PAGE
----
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The flowers of history, especially such as relate to the affairs of Britain. Vol. II. A.D. 1066 to A.D. I307.


Sir John Froissart's Chronicles of England, France, Spain and the Ajoining Countries from the latter part of the reign of Edward II to the coronation of Henry IV in 12 volumes 

Chronicles of Enguerrand De Monstrelet (Sir John Froissart's Chronicles continuation) in 13 volumes 

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The flowers of history, especially such as relate to the affairs of Britain. Vol. II. A.D. 1066 to A.D. I307.
page 133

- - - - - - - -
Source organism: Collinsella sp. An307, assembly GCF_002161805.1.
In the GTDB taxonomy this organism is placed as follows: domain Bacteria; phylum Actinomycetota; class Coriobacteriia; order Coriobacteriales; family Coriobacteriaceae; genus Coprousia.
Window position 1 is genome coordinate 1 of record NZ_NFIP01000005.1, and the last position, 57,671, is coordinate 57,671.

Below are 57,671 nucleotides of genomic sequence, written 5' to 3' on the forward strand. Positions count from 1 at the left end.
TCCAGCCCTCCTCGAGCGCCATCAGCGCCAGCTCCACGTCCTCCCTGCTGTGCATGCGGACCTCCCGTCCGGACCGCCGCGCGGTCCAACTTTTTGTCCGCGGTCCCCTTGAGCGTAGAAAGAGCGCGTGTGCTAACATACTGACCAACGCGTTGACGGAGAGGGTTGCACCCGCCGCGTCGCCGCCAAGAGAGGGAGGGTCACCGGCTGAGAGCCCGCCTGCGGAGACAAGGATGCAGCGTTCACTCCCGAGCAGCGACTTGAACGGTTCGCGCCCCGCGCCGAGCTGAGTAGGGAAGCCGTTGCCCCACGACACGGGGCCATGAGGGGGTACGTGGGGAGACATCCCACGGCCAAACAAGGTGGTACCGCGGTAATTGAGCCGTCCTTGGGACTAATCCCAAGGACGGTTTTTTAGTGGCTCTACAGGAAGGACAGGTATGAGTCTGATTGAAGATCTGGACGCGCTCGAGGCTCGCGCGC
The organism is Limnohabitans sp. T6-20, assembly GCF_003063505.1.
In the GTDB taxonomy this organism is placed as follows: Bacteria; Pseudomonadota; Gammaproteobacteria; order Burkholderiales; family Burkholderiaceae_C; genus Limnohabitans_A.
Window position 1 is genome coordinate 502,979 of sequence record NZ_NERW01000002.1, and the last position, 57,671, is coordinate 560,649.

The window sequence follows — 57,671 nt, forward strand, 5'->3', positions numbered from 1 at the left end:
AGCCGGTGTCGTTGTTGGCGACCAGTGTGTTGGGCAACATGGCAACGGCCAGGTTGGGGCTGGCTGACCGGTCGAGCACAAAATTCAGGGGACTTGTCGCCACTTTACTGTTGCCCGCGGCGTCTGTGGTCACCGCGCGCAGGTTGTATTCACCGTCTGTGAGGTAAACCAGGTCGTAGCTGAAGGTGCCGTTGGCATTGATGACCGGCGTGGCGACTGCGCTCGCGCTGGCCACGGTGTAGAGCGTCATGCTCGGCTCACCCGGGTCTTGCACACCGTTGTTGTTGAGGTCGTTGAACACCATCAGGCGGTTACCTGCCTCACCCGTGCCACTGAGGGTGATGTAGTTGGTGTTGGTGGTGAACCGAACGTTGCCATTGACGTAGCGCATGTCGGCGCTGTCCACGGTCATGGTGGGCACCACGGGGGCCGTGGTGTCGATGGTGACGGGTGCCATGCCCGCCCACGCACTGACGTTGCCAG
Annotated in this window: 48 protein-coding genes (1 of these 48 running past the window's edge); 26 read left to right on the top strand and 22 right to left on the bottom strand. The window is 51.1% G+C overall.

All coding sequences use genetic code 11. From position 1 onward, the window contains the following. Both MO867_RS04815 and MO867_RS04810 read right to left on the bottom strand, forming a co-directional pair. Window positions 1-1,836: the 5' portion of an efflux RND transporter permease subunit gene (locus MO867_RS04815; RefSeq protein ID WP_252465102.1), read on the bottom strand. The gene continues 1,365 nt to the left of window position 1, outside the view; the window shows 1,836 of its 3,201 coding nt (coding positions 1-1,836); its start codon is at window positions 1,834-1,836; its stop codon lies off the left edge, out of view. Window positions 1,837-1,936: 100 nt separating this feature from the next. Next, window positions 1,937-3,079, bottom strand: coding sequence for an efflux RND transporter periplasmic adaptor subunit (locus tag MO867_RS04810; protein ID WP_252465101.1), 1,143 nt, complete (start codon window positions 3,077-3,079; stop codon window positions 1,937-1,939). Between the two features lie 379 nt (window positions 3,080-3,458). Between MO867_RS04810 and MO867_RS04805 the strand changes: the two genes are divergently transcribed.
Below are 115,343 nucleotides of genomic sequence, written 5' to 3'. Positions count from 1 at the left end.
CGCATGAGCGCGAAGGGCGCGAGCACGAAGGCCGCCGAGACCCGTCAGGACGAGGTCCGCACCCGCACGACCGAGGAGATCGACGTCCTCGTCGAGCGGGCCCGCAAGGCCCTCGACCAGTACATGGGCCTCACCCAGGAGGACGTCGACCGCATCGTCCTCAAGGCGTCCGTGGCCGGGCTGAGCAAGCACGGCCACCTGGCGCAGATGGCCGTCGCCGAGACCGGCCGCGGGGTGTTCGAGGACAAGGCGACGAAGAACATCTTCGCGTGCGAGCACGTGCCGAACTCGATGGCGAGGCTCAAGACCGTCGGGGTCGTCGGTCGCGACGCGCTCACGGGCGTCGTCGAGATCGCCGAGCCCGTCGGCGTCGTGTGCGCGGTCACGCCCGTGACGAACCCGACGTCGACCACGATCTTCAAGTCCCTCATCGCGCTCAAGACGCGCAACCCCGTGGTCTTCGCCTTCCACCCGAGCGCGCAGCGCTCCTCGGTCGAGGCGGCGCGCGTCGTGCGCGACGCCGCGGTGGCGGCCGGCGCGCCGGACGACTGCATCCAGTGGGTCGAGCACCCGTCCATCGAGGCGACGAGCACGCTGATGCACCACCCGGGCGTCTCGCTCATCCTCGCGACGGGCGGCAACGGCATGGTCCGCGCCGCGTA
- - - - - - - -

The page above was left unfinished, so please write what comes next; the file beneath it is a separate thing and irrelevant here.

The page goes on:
the French king, whom they had elected their sovereign. And they had sent him hostages, and written letters, and other kinds of bonds and engagements of fealty and allegiance, conveyed by formal embassies, and he now, having made all the necessary preparations, was hastening his arrival. But king John, hearing of the arrival of Louis in England, flew to Canterbury. In the meantime, Guaio, the legate, landed, who had been sent by the lord pope Innocent the Third for the protection of king John, who, having visited Philip, king of France, on his journey towards England, had, on the part of the lord the pope, dissuaded him, by all the means he could think of, not to send his son Louis to the succour of men who were excommunicated, lest the Roman church should be deprived of its patrimony. And when king Philip had understood that this was said of the kingdom of England, he presently answered in this manner : " The*kingdom of England never was the patrimony of Peter, or of the Roman church, nor is it now, nor will it ever be so ; for king John, a long time ago, wishing unjustly to deprive his brother, king Richard, of the kingdom of England, and being on that account accused of treason, and. convicted before him, was condemned by a formal trial in the court of the king himself, and the sentence was pronounced by Hugo de Pusatz, bishop of Durham ; and so he has never been the true king of England. Again, even if he ever was a king, and the true king of England, still he subsequently forfeited the kingdom by the murder of Arthur, for which action he was condemned in our court. Again, no king or prince can give away his kingdom without the consent of his barons, who are bound to defend that kingdom. And if the pope, being led away by a lust of new dominion, has ultimately determined to uphold this error, he will give a very mischievous example to all kingdoms." And at these words, all the nobles of France who were standing by, began to cry out, as it were, with one voice, that they would stand to the death in defence of that article, namely, that no king or prince could, by the impulse of his own private will, give away his kingdom, or make it tributary, by which conduct the nobles of his kingdom would be rendered slaves. These events took place at Lyons, on the fifteenth day after Easter. But the next day Louie came to the conference, and, in the presence of his father, and Guaio, the legate, and all the rest who were standing by, said : " My lord the king,

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